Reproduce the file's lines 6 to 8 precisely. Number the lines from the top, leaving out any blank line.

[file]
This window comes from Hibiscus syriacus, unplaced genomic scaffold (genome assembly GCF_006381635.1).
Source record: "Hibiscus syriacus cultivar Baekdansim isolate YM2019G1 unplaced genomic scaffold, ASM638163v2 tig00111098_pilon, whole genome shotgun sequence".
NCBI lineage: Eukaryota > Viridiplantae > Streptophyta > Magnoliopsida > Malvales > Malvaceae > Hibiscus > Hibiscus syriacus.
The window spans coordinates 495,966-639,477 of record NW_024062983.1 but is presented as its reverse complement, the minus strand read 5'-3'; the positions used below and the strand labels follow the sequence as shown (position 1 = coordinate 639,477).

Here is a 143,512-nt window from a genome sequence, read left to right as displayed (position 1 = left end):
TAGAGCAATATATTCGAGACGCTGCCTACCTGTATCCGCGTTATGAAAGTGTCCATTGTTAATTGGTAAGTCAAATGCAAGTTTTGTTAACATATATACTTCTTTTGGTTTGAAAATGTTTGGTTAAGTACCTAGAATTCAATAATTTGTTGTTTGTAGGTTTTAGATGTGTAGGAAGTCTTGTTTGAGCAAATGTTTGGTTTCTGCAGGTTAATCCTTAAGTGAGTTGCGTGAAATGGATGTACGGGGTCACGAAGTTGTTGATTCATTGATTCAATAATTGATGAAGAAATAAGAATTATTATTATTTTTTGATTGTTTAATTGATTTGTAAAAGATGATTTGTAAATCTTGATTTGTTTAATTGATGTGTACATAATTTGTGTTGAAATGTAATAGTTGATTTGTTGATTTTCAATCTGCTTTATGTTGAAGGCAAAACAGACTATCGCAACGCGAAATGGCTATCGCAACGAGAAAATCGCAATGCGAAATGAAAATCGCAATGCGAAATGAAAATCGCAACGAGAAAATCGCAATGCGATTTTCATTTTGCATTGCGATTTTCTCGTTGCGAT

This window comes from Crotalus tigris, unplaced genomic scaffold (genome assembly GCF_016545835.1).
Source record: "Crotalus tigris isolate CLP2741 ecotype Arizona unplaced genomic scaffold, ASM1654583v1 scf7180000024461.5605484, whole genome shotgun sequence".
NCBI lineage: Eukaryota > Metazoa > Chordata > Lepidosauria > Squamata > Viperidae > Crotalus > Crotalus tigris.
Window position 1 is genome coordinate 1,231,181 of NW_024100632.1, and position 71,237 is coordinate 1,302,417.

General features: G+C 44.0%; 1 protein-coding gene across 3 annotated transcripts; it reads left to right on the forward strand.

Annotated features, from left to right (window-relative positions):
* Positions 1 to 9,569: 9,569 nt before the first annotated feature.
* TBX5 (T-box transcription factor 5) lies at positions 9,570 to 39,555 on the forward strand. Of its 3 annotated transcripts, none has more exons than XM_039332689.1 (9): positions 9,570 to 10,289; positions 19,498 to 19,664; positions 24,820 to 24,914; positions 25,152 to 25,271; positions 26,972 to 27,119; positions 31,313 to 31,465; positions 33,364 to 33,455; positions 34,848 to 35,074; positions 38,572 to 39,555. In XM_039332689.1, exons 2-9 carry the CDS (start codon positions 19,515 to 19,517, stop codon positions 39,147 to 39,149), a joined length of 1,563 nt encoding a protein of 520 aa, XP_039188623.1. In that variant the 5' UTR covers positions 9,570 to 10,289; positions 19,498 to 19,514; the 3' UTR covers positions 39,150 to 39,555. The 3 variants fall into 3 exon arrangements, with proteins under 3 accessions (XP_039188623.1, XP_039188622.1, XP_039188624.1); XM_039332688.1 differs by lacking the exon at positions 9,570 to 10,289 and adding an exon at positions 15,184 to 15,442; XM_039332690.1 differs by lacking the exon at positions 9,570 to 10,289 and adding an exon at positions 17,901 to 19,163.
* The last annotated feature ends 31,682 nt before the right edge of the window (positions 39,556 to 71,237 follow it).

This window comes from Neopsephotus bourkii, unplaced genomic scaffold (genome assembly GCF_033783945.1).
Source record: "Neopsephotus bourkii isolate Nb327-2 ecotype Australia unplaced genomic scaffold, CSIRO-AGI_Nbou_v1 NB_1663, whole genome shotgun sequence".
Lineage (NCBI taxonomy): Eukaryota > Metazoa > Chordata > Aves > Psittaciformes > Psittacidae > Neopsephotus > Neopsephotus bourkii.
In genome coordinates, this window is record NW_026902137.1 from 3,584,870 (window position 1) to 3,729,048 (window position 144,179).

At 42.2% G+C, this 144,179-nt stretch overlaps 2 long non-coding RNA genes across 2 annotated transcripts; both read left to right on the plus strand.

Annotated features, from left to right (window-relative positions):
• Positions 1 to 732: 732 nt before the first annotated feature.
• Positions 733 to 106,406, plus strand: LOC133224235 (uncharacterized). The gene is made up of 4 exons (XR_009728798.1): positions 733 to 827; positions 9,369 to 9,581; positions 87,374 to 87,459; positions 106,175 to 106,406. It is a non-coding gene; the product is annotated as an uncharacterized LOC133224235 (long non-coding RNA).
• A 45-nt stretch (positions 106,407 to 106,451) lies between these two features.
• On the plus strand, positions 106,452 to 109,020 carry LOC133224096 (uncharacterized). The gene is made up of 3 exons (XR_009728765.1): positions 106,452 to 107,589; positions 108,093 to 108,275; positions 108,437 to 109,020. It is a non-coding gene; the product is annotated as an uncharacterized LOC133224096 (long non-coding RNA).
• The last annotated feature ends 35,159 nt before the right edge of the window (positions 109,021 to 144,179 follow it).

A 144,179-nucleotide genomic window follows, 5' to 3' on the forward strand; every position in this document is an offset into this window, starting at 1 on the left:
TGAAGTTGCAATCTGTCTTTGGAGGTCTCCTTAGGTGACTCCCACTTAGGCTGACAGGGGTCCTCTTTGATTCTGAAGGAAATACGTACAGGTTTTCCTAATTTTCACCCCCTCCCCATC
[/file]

TAGAGCAATATATTCGAGACGCTGCCTACCTGTATCCGCGTTATGAAAGTGTCCATTGTTAATTGGTAAGTCAAATGCAAGTTTTGTTAACATATATACTTCTTTTGGTTTGAAAATGTTTGGTTAAGTACCTAGAATTCAATAATTTGTTGTTTGTAGGTTTTAGATGTGTAGGAAGTCTTGTTTGAGCAAATGTTTGGTTTCTGCAGGTTAATCCTTAAGTGAGTTGCGTGAAATGGATGTACGGGGTCACGAAGTTGTTGATTCATTGATTCAATAATTGATGAAGAAATAAGAATTATTATTATTTTTTGATTGTTTAATTGATTTGTAAAAGATGATTTGTAAATCTTGATTTGTTTAATTGATGTGTACATAATTTGTGTTGAAATGTAATAGTTGATTTGTTGATTTTCAATCTGCTTTATGTTGAAGGCAAAACAGACTATCGCAACGCGAAATGGCTATCGCAACGAGAAAATCGCAATGCGAAATGAAAATCGCAATGCGAAATGAAAATCGCAACGAGAAAATCGCAATGCGATTTTCATTTTGCATTGCGATTTTCTCGTTGCGAT

This window comes from Crotalus tigris, unplaced genomic scaffold (genome assembly GCF_016545835.1).
Source record: "Crotalus tigris isolate CLP2741 ecotype Arizona unplaced genomic scaffold, ASM1654583v1 scf7180000024461.5605484, whole genome shotgun sequence".